Games In The Classroom

Games are a wonderful way for students to learn or review learning in the classroom. Everyone loves a challenge, the fun and built in drive of a good game.

[See our list of games, here and here – in our Lesson Library. Download the PPTx version.]

Here are our top 10 reasons you should use games often in your lessons.

Number 1. Motivation. Games get students excited and engaged with the content of the lesson. This interaction drives players to demonstrate their understanding of the topic in a friendly contest where successes are memorable moments of shared triumph and celebration and where mistakes mean only that the learner is being stretched to his or her own limits. 

Number 2. Fun with a purpose. Games are fun but also have definite educational outcomes. Games celebrate your topic and reward individual and group achievement.  Games bring fun and energy into a buoyant learning zone, but with the focus on learning.

Number 3. Student Feedback. Students want and need feedback on their performance. Games give them immediate feedback on the quality of their input — their successes and their errors. With the appropriate corrective feedback, this can become an invaluable learning opportunity.

Number 4. Teacher Feedback. Games provide a practice field where learners interact with the topic, demonstrating their  knowledge and ability to apply that knowledge. By observing this real-time demonstration, the teacher can adjust the subsequent level of lecture, readings, interventions,  accordingly.

Number 5. Experience. Today’s student needs to do and to try things on her own. Games provide an environment that transforms the passive student into an active part of the learning process where she can connect her own dots and experience her own ideas. Games also remind both player and  teacher that energy in the classroom is a good thing. 

Number 6. Co-operative Learning. Games are real-time activities that bring players into teams, demonstrate the rules and roles of working together as a team, and underscore the value of team collaboration. Games give your learners a chance to know their peers as they share the same real-time  experiences, allowing for strong networking and bonding.

Number 7. Lowering the Affective Filter and Learner Anxiety. Because games are playful, the inherent challenge of the material, even new or difficult material, is less threatening.
During game play seemingly difficult questions and scenarios are “just part of the game.” And, teachers can use the window following classroom responses to build a bridge between the topic and the learner.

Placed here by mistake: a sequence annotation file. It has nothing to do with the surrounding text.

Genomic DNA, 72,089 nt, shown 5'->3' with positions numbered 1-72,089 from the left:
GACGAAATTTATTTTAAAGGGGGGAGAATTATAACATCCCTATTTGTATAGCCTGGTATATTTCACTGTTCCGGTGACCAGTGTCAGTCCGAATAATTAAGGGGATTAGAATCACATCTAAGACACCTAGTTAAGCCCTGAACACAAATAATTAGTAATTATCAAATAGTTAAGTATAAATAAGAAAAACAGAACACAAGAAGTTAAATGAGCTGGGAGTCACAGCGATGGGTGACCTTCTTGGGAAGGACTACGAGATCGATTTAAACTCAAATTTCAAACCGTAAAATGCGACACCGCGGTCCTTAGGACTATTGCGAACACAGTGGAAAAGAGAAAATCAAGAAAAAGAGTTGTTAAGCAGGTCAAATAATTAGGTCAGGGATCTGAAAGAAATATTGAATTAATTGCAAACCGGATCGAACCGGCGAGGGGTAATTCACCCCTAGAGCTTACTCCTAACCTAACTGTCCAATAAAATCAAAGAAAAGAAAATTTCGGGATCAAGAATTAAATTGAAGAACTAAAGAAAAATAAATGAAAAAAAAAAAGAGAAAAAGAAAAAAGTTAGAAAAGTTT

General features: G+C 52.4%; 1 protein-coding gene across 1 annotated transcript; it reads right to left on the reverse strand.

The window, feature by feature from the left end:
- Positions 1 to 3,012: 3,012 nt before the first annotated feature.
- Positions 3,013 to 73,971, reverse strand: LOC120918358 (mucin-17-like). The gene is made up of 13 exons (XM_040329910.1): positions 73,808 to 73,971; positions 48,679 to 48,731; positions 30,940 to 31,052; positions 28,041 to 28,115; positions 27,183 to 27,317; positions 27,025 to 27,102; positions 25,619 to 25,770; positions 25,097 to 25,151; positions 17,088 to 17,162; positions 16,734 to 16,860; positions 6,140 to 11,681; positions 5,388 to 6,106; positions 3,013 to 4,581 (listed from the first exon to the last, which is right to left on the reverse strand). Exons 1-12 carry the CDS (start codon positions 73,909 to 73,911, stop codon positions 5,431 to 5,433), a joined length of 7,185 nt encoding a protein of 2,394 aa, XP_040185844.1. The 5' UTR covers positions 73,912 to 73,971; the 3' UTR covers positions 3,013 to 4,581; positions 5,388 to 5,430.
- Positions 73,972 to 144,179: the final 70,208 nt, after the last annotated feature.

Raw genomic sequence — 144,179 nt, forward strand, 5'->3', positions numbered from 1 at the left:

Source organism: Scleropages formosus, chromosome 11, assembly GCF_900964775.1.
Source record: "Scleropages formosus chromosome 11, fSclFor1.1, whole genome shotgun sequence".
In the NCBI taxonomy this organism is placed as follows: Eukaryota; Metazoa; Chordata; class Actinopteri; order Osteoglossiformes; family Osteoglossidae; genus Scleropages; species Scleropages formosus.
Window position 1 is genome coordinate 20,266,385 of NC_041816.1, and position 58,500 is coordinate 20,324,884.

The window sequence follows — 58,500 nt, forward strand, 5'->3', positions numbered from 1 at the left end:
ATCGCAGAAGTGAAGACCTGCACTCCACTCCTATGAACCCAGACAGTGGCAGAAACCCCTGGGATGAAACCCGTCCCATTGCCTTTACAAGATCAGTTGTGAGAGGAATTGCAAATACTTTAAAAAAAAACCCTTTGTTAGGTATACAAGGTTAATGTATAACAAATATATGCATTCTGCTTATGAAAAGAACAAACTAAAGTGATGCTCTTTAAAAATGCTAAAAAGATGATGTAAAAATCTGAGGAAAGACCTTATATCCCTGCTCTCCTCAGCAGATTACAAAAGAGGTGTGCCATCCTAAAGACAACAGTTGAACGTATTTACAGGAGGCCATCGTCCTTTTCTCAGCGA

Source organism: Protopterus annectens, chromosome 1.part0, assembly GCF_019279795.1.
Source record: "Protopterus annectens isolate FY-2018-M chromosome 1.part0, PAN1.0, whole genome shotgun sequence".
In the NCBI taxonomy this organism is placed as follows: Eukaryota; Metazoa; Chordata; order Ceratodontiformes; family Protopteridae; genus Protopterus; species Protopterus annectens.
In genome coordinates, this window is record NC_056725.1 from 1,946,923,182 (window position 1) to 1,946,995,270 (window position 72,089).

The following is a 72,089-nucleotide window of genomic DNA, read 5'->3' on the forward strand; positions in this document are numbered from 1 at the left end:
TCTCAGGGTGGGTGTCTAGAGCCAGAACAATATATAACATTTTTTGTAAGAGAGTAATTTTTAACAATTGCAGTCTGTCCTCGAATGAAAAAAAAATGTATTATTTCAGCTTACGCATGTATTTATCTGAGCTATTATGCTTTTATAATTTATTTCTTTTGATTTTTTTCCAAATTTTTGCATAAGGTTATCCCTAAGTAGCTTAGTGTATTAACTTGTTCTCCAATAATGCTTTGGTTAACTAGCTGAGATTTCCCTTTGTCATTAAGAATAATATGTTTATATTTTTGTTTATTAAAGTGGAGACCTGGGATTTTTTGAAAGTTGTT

Number 8. The Real World. Games allow you to present real-world information in the form of questions, scenarios, role-plays, and so forth. In this way, players learn not only the “what,” but the “why,” of the topic from a real-world perspective. Players also observe their own behavior and that of others during game play. Post game debriefings give insights into those behaviors in  thoughtful examples observed during game play. 

Number 9. Accelerated Learning. Games allow you to compress your topic and demonstrated learning into shorter periods of time, accelerating the speed of learning. The visual presentation, oral interactions, and active participation of game play appeals to all of the learning styles (visual, auditory and kinesthetic), involves both the rational and experiential mind that helps students remember what they have learned.

Number 10. Choices. Games offer the teacher so much flexibility in the delivery of content.

Games allow the teacher to:

-Vary the level of learner involvement.
-Vary the level of skill level and knowledge.
-Customize to any size of audience, even one-on-one.
-Vary the type and level of activity. 
-Vary the level of classroom control. 
-Introduce or review topics, or both.
-Vary the mix of theoretical and practical information.

So there you have it. 10 solid reasons to use games in your lessons and classroom.

How do you use games in the classroom. Let us know and add an example or two in our comments! Thanks.

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